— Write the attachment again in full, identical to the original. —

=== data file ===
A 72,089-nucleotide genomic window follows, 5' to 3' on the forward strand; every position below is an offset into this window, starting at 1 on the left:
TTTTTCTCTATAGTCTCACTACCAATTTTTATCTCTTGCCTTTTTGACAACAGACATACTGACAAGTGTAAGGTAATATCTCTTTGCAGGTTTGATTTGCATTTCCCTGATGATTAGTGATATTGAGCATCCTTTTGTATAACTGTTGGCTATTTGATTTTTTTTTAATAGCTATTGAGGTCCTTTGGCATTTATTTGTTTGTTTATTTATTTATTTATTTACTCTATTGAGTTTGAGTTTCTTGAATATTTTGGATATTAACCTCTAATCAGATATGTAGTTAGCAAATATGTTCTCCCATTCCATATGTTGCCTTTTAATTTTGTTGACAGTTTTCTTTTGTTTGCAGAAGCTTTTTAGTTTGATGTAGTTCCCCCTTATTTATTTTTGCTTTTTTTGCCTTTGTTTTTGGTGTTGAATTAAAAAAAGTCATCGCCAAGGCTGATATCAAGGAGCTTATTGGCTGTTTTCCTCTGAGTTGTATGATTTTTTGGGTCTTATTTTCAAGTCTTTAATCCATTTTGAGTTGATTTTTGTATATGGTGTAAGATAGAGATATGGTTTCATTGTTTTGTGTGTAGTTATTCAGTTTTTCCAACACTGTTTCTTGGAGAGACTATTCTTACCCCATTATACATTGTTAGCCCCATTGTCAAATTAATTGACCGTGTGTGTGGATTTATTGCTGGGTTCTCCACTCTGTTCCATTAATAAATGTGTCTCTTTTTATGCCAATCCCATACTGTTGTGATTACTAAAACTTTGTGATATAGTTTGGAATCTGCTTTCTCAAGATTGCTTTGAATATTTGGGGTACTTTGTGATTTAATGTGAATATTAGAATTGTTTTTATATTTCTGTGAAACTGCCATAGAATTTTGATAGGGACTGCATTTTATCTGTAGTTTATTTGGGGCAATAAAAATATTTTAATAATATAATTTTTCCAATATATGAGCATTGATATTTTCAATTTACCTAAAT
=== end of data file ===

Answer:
A 72,089-nucleotide genomic window follows, 5' to 3' on the forward strand; every position below is an offset into this window, starting at 1 on the left:
TTTTTCTCTATAGTCTCACTACCAATTTTTATCTCTTGCCTTTTTGACAACAGACATACTGACAAGTGTAAGGTAATATCTCTTTGCAGGTTTGATTTGCATTTCCCTGATGATTAGTGATATTGAGCATCCTTTTGTATAACTGTTGGCTATTTGATTTTTTTTTAATAGCTATTGAGGTCCTTTGGCATTTATTTGTTTGTTTATTTATTTATTTATTTACTCTATTGAGTTTGAGTTTCTTGAATATTTTGGATATTAACCTCTAATCAGATATGTAGTTAGCAAATATGTTCTCCCATTCCATATGTTGCCTTTTAATTTTGTTGACAGTTTTCTTTTGTTTGCAGAAGCTTTTTAGTTTGATGTAGTTCCCCCTTATTTATTTTTGCTTTTTTTGCCTTTGTTTTTGGTGTTGAATTAAAAAAAGTCATCGCCAAGGCTGATATCAAGGAGCTTATTGGCTGTTTTCCTCTGAGTTGTATGATTTTTTGGGTCTTATTTTCAAGTCTTTAATCCATTTTGAGTTGATTTTTGTATATGGTGTAAGATAGAGATATGGTTTCATTGTTTTGTGTGTAGTTATTCAGTTTTTCCAACACTGTTTCTTGGAGAGACTATTCTTACCCCATTATACATTGTTAGCCCCATTGTCAAATTAATTGACCGTGTGTGTGGATTTATTGCTGGGTTCTCCACTCTGTTCCATTAATAAATGTGTCTCTTTTTATGCCAATCCCATACTGTTGTGATTACTAAAACTTTGTGATATAGTTTGGAATCTGCTTTCTCAAGATTGCTTTGAATATTTGGGGTACTTTGTGATTTAATGTGAATATTAGAATTGTTTTTATATTTCTGTGAAACTGCCATAGAATTTTGATAGGGACTGCATTTTATCTGTAGTTTATTTGGGGCAATAAAAATATTTTAATAATATAATTTTTCCAATATATGAGCATTGATATTTTCAATTTACCTAAAT